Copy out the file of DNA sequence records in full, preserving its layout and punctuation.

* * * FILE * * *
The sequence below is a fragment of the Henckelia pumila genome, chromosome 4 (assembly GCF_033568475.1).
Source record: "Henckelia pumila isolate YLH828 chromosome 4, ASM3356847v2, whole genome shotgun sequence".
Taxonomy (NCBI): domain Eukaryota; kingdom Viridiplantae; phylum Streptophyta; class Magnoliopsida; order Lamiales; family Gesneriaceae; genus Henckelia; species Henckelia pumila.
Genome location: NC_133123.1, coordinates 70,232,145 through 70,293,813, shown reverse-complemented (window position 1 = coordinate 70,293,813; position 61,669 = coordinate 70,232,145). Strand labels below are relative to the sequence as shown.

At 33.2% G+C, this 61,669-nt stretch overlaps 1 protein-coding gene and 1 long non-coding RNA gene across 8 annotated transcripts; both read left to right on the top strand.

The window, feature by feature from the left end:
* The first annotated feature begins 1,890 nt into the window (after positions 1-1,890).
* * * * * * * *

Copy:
The sequence below is a fragment of the Henckelia pumila genome, chromosome 4 (assembly GCF_033568475.1).
Source record: "Henckelia pumila isolate YLH828 chromosome 4, ASM3356847v2, whole genome shotgun sequence".
Taxonomy (NCBI): domain Eukaryota; kingdom Viridiplantae; phylum Streptophyta; class Magnoliopsida; order Lamiales; family Gesneriaceae; genus Henckelia; species Henckelia pumila.
Genome location: NC_133123.1, coordinates 70,232,145 through 70,293,813, shown reverse-complemented (window position 1 = coordinate 70,293,813; position 61,669 = coordinate 70,232,145). Strand labels below are relative to the sequence as shown.

At 33.2% G+C, this 61,669-nt stretch overlaps 1 protein-coding gene and 1 long non-coding RNA gene across 8 annotated transcripts; both read left to right on the top strand.

The window, feature by feature from the left end:
* The first annotated feature begins 1,890 nt into the window (after positions 1-1,890).